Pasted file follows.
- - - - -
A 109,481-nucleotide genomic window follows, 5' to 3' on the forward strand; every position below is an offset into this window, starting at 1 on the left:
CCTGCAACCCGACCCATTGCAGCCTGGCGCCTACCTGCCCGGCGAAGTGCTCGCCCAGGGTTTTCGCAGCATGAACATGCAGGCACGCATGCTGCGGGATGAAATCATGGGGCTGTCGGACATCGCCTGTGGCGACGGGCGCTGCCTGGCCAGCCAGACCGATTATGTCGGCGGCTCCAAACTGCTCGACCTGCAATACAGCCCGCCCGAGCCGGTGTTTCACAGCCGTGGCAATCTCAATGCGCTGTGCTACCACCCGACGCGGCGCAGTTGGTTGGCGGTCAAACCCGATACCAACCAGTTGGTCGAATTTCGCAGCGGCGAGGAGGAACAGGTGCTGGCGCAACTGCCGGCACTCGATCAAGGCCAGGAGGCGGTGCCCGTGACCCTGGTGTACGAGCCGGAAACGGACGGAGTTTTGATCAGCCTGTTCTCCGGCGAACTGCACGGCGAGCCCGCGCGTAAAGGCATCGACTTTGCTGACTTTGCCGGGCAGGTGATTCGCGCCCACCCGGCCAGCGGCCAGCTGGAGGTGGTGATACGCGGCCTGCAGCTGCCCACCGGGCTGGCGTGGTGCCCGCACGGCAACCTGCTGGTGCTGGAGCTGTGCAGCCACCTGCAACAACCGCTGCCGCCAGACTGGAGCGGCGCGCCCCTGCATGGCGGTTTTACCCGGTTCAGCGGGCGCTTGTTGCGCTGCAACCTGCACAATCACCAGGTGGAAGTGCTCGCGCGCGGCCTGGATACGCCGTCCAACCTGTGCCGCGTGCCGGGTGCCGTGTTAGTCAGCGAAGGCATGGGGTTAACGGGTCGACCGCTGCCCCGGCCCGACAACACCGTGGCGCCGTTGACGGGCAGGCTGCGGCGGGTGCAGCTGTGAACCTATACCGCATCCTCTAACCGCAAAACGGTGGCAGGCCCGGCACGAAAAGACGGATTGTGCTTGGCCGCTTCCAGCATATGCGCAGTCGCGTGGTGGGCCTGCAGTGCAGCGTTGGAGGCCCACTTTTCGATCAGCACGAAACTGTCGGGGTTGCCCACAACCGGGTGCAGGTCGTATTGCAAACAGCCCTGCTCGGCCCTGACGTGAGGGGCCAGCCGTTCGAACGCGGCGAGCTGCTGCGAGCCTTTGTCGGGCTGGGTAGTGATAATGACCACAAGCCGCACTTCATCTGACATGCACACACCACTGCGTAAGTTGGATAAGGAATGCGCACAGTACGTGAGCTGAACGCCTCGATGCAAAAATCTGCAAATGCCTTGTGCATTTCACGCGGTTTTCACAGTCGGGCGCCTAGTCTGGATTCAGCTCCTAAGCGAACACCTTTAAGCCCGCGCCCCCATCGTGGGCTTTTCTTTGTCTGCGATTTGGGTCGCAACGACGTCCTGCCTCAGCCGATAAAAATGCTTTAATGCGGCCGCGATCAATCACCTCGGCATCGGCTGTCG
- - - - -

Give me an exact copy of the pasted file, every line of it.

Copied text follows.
A 109,481-nucleotide genomic window follows, 5' to 3' on the forward strand; every position below is an offset into this window, starting at 1 on the left:
CCTGCAACCCGACCCATTGCAGCCTGGCGCCTACCTGCCCGGCGAAGTGCTCGCCCAGGGTTTTCGCAGCATGAACATGCAGGCACGCATGCTGCGGGATGAAATCATGGGGCTGTCGGACATCGCCTGTGGCGACGGGCGCTGCCTGGCCAGCCAGACCGATTATGTCGGCGGCTCCAAACTGCTCGACCTGCAATACAGCCCGCCCGAGCCGGTGTTTCACAGCCGTGGCAATCTCAATGCGCTGTGCTACCACCCGACGCGGCGCAGTTGGTTGGCGGTCAAACCCGATACCAACCAGTTGGTCGAATTTCGCAGCGGCGAGGAGGAACAGGTGCTGGCGCAACTGCCGGCACTCGATCAAGGCCAGGAGGCGGTGCCCGTGACCCTGGTGTACGAGCCGGAAACGGACGGAGTTTTGATCAGCCTGTTCTCCGGCGAACTGCACGGCGAGCCCGCGCGTAAAGGCATCGACTTTGCTGACTTTGCCGGGCAGGTGATTCGCGCCCACCCGGCCAGCGGCCAGCTGGAGGTGGTGATACGCGGCCTGCAGCTGCCCACCGGGCTGGCGTGGTGCCCGCACGGCAACCTGCTGGTGCTGGAGCTGTGCAGCCACCTGCAACAACCGCTGCCGCCAGACTGGAGCGGCGCGCCCCTGCATGGCGGTTTTACCCGGTTCAGCGGGCGCTTGTTGCGCTGCAACCTGCACAATCACCAGGTGGAAGTGCTCGCGCGCGGCCTGGATACGCCGTCCAACCTGTGCCGCGTGCCGGGTGCCGTGTTAGTCAGCGAAGGCATGGGGTTAACGGGTCGACCGCTGCCCCGGCCCGACAACACCGTGGCGCCGTTGACGGGCAGGCTGCGGCGGGTGCAGCTGTGAACCTATACCGCATCCTCTAACCGCAAAACGGTGGCAGGCCCGGCACGAAAAGACGGATTGTGCTTGGCCGCTTCCAGCATATGCGCAGTCGCGTGGTGGGCCTGCAGTGCAGCGTTGGAGGCCCACTTTTCGATCAGCACGAAACTGTCGGGGTTGCCCACAACCGGGTGCAGGTCGTATTGCAAACAGCCCTGCTCGGCCCTGACGTGAGGGGCCAGCCGTTCGAACGCGGCGAGCTGCTGCGAGCCTTTGTCGGGCTGGGTAGTGATAATGACCACAAGCCGCACTTCATCTGACATGCACACACCACTGCGTAAGTTGGATAAGGAATGCGCACAGTACGTGAGCTGAACGCCTCGATGCAAAAATCTGCAAATGCCTTGTGCATTTCACGCGGTTTTCACAGTCGGGCGCCTAGTCTGGATTCAGCTCCTAAGCGAACACCTTTAAGCCCGCGCCCCCATCGTGGGCTTTTCTTTGTCTGCGATTTGGGTCGCAACGACGTCCTGCCTCAGCCGATAAAAATGCTTTAATGCGGCCGCGATCAATCACCTCGGCATCGGCTGTCG